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Comments on “Dangerous Ruling: EU Says Google Must Help People Disappear Stuff They Don't Like From The Internet”

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74 Comments
Ninjasays:

All good and dandy but Google is not the Internet. The best they could do is to remove very specific search results for specific pages.

They were screwed the moment they agreed to mess with their automatic algorithms in favor of some specific sector. From the start they should have defended the position that they only index the internet and unless the original content is removed they can do nothing. This would pulverize the fight and make things much more difficult for the moral police and for the censorship-happy morons out there.

btr1701says:

Re:

I don’t know why Google (and several of the other big tech companies– Twitter, Facebook, etc.) don’t just get the hell out of Europe. Just close down their physical offices and leave Europeans to use their web sites over the internet.

Without a physical presence in the EU, Google would not be required to obey any of these asinine rulings, and the countries involved would be left with only one option: block Google entirely from access within that country– a solution that would likely result in significant outcry from their constituents. Even more so with sites like Facebook and Twitter. With 15 million people screaming at their politicians because they can’t tweet or google anymore, I have a feeling the “right to be forgotten” would suddenly lose its urgency.

TheResidentSkepticsays:

Right up until the ***IA or a major biz gets hurt by this...

Find someone whose parents named them after a star – or one of the guys named “Ronald McDonald” who have a record for something… then have them sue to remove all trace of their name from the web…Is there a “Johnny Cash” out there with a drug bust to hide??? Or a “Prince” ???

We know how this will turn out – just a matter of how absurd it has to get first…any bets?

Anonymoussays:

Wikipedia

You know, Wikipedia has its own built-in search engine. It’s also hosted on the US, and has no EU subsidiaries, so it’s immune to this ruling.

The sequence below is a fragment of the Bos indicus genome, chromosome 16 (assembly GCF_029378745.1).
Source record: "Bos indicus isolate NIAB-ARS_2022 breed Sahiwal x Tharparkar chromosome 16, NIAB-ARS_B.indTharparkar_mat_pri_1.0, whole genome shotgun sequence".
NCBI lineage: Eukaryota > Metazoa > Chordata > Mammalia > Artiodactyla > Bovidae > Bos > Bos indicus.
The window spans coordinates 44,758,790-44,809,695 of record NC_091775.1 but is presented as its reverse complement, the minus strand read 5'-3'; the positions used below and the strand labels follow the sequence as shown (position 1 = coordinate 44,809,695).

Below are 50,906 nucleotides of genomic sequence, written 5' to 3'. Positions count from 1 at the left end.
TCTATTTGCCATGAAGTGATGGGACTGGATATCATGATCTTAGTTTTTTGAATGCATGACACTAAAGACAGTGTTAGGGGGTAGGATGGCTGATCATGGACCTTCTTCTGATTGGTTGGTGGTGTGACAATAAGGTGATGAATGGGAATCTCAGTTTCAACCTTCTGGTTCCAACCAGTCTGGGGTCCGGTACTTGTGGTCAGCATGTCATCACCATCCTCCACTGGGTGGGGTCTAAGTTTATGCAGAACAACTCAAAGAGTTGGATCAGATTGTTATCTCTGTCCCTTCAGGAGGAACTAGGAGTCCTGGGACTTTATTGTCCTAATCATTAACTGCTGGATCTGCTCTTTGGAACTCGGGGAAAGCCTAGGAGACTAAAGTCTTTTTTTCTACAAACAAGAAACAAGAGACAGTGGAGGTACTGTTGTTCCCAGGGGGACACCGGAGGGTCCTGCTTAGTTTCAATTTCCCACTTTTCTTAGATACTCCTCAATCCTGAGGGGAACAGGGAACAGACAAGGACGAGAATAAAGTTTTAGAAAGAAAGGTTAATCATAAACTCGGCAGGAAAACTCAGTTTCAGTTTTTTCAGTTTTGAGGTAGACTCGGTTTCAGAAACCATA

This is also a very important case on the Internet freedom front, so it’s notable enough to have an article about it on Wikipedia. Obviously, to make it easier to search, the subject’s name should be a redirect to the article about the case.

So, how long do you guys give until someone writes the Wikipedia articles (one for each language) about this ruling?

Anonymoussays:

Re:

“This is what happens when you have people passing judgement on Internet related issues who have no understanding of how the Internet works.”

Forget the whole “on the Internet” part of this and look at how bad the concept of “right to be forgotten” is. You have the right to force people to not remember or say bad things about you.

Anonymoussays:

those rights override, as a rule, not only the economic interest of the operator of the search engine but also the interest of the general public in having access to that information upon a search relating to the data subject?s name.

Many a politician will be rubbing their hands in glee at this ruling, and then telling Google what has to be removed.

madasahattersays:

Public Records

The EU forgot about sites that allow searching of public records that may be government run. The example of bankruptcy is apt since they are court cases conducted largely in public. There will be a public record in the appropriate bankruptcy court that is likely to be publicly accessible. Also, criminal cases are conducted in public and again there is a record that is publicly searchable.

The only way the EU directive will work is if the data is never posted online.

Dukesays:

Re: Public Records

EU law works on proportionality. As the ruling notes, search engines have a major role in letting people find stuff online. If search engines stop linking something that can have a big effect in keeping it from being found, even if the actual sites are still publishing the information. Removing it can be a proportionate response.

For things like criminal convictions, many systems in the EU already have rules whereby convictions become spent or secret after a while – stuff remaining on search engines would go against this.

Rummeltjesays:

Re: Re: Public Records

If the actual site, which is EU based, is still legally publishing the information and there is no legal basis to make the site stop publishing, then making search engines responsible for making the information hard to find seems like a useless restriction of freedom of speech.
Your argument would make more sense if the site publishing the information was based outside EU jurisdiction, but it’s not in this case. It’s a Spanish newspaper, and it was ordered to print that information in their paper. Any arguments about privacy expectations is thereby null and void.
News is archived in a multitude of places. I can go to my local library and look at any newspaper from the past 3 decades. With the advances in computer and communication technologies it’s only logical such archives get fully digitized and that they are searchable over the internet.

– stuff remaining on search engines would go against this.